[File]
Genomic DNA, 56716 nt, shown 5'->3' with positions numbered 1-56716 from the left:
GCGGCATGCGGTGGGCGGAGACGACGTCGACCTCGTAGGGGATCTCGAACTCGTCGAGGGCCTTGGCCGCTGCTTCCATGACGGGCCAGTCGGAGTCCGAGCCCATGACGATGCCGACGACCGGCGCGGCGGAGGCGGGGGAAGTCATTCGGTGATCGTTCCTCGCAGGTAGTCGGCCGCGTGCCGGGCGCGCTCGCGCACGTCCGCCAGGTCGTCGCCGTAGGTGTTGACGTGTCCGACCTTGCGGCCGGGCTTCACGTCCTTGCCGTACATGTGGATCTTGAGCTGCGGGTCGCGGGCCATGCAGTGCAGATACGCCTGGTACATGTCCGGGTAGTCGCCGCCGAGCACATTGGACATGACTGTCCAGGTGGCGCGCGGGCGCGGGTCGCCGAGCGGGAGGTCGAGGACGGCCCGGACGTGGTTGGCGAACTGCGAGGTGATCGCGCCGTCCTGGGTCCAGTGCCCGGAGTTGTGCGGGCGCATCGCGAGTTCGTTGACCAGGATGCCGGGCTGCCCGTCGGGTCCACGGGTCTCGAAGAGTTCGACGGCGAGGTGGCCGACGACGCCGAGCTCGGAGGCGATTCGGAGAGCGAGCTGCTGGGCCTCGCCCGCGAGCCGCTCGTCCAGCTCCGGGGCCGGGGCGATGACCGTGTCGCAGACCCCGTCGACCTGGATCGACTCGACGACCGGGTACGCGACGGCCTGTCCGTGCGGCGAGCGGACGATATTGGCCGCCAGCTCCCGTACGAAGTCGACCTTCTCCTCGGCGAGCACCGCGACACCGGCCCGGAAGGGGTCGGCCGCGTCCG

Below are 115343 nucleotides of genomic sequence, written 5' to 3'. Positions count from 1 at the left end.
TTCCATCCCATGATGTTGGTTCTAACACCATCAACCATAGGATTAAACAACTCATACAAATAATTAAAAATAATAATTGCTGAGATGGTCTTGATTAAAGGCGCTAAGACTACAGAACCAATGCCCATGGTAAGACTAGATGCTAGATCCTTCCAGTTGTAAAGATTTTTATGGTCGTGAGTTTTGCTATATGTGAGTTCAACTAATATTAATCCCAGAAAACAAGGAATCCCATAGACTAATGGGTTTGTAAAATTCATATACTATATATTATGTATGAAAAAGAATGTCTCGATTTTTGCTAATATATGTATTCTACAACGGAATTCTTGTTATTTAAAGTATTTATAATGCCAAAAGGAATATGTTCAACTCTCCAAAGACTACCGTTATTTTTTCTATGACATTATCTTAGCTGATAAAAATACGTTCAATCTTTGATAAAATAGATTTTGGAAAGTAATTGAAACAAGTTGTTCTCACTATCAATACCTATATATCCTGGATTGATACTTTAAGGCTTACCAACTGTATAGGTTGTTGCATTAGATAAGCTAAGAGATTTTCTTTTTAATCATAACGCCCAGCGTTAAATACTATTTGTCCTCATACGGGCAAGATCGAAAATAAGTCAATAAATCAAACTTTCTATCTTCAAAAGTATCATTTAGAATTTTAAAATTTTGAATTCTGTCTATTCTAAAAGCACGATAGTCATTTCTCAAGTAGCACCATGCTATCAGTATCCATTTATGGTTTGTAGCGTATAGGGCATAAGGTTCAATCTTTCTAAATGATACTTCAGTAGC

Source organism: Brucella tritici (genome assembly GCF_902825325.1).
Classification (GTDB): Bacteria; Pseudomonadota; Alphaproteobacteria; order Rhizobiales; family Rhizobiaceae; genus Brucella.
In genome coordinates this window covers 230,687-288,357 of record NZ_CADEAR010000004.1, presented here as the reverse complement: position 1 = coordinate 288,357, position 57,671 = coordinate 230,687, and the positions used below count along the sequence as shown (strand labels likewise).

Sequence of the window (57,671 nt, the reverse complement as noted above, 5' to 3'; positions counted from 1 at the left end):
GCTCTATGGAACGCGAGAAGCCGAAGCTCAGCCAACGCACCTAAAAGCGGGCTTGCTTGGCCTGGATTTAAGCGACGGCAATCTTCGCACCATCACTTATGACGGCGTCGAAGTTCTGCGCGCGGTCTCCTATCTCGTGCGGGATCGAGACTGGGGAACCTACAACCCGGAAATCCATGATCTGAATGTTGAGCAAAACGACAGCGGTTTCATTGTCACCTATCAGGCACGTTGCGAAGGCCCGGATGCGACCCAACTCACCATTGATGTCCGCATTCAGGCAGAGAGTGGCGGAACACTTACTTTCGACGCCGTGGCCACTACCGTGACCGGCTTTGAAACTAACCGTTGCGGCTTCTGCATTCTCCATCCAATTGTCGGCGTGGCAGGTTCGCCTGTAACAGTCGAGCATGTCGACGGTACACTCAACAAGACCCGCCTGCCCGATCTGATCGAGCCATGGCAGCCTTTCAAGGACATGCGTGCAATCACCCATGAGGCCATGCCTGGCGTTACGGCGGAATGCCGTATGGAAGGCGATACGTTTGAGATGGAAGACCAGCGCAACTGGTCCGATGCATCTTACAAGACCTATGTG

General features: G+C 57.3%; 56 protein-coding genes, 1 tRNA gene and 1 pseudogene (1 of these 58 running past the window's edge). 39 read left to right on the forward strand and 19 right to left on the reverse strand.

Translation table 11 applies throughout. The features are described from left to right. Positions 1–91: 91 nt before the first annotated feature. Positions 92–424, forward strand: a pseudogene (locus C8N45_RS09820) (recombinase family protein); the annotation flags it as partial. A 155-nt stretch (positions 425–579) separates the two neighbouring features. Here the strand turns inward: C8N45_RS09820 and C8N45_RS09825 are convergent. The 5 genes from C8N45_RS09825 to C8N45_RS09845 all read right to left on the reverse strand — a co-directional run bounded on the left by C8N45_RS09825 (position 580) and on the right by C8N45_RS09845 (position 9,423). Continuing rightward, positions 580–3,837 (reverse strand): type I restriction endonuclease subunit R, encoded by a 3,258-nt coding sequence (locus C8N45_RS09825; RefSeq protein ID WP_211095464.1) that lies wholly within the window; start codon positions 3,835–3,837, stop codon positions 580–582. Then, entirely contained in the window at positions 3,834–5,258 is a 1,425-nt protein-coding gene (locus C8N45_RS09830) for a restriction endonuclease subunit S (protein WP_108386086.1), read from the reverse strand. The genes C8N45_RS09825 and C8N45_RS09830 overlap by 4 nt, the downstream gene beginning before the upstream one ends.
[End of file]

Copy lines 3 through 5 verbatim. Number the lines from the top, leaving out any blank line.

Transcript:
Below are 115343 nucleotides of genomic sequence, written 5' to 3'. Positions count from 1 at the left end.
TTCCATCCCATGATGTTGGTTCTAACACCATCAACCATAGGATTAAACAACTCATACAAATAATTAAAAATAATAATTGCTGAGATGGTCTTGATTAAAGGCGCTAAGACTACAGAACCAATGCCCATGGTAAGACTAGATGCTAGATCCTTCCAGTTGTAAAGATTTTTATGGTCGTGAGTTTTGCTATATGTGAGTTCAACTAATATTAATCCCAGAAAACAAGGAATCCCATAGACTAATGGGTTTGTAAAATTCATATACTATATATTATGTATGAAAAAGAATGTCTCGATTTTTGCTAATATATGTATTCTACAACGGAATTCTTGTTATTTAAAGTATTTATAATGCCAAAAGGAATATGTTCAACTCTCCAAAGACTACCGTTATTTTTTCTATGACATTATCTTAGCTGATAAAAATACGTTCAATCTTTGATAAAATAGATTTTGGAAAGTAATTGAAACAAGTTGTTCTCACTATCAATACCTATATATCCTGGATTGATACTTTAAGGCTTACCAACTGTATAGGTTGTTGCATTAGATAAGCTAAGAGATTTTCTTTTTAATCATAACGCCCAGCGTTAAATACTATTTGTCCTCATACGGGCAAGATCGAAAATAAGTCAATAAATCAAACTTTCTATCTTCAAAAGTATCATTTAGAATTTTAAAATTTTGAATTCTGTCTATTCTAAAAGCACGATAGTCATTTCTCAAGTAGCACCATGCTATCAGTATCCATTTATGGTTTGTAGCGTATAGGGCATAAGGTTCAATCTTTCTAAATGATACTTCAGTAGC

Source organism: Brucella tritici (genome assembly GCF_902825325.1).